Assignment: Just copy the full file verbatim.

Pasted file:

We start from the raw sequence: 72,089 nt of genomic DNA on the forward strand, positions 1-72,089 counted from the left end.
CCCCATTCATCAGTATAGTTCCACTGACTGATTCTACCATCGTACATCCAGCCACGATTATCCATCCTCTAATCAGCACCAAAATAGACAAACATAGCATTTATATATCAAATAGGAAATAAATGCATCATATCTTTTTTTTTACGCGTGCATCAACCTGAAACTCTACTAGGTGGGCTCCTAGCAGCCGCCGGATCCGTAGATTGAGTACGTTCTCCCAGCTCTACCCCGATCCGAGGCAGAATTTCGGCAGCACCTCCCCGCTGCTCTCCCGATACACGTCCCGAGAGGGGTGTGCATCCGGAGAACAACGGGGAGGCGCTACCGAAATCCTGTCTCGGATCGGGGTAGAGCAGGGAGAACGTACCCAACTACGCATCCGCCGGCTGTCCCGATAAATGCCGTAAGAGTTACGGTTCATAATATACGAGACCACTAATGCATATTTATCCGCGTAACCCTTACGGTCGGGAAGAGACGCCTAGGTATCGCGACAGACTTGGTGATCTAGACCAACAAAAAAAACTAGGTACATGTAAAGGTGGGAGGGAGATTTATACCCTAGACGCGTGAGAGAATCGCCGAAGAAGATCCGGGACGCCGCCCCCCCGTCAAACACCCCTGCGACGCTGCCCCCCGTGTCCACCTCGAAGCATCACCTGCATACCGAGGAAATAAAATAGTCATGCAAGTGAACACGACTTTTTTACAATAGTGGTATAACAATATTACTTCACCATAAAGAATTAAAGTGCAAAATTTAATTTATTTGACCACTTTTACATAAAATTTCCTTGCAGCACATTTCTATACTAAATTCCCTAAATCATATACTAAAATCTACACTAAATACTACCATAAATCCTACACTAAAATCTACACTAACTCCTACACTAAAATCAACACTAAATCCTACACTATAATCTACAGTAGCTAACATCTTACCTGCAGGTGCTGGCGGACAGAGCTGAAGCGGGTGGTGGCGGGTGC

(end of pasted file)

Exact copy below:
We start from the raw sequence: 72,089 nt of genomic DNA on the forward strand, positions 1-72,089 counted from the left end.
CCCCATTCATCAGTATAGTTCCACTGACTGATTCTACCATCGTACATCCAGCCACGATTATCCATCCTCTAATCAGCACCAAAATAGACAAACATAGCATTTATATATCAAATAGGAAATAAATGCATCATATCTTTTTTTTTACGCGTGCATCAACCTGAAACTCTACTAGGTGGGCTCCTAGCAGCCGCCGGATCCGTAGATTGAGTACGTTCTCCCAGCTCTACCCCGATCCGAGGCAGAATTTCGGCAGCACCTCCCCGCTGCTCTCCCGATACACGTCCCGAGAGGGGTGTGCATCCGGAGAACAACGGGGAGGCGCTACCGAAATCCTGTCTCGGATCGGGGTAGAGCAGGGAGAACGTACCCAACTACGCATCCGCCGGCTGTCCCGATAAATGCCGTAAGAGTTACGGTTCATAATATACGAGACCACTAATGCATATTTATCCGCGTAACCCTTACGGTCGGGAAGAGACGCCTAGGTATCGCGACAGACTTGGTGATCTAGACCAACAAAAAAAACTAGGTACATGTAAAGGTGGGAGGGAGATTTATACCCTAGACGCGTGAGAGAATCGCCGAAGAAGATCCGGGACGCCGCCCCCCCGTCAAACACCCCTGCGACGCTGCCCCCCGTGTCCACCTCGAAGCATCACCTGCATACCGAGGAAATAAAATAGTCATGCAAGTGAACACGACTTTTTTACAATAGTGGTATAACAATATTACTTCACCATAAAGAATTAAAGTGCAAAATTTAATTTATTTGACCACTTTTACATAAAATTTCCTTGCAGCACATTTCTATACTAAATTCCCTAAATCATATACTAAAATCTACACTAAATACTACCATAAATCCTACACTAAAATCTACACTAACTCCTACACTAAAATCAACACTAAATCCTACACTATAATCTACAGTAGCTAACATCTTACCTGCAGGTGCTGGCGGACAGAGCTGAAGCGGGTGGTGGCGGGTGC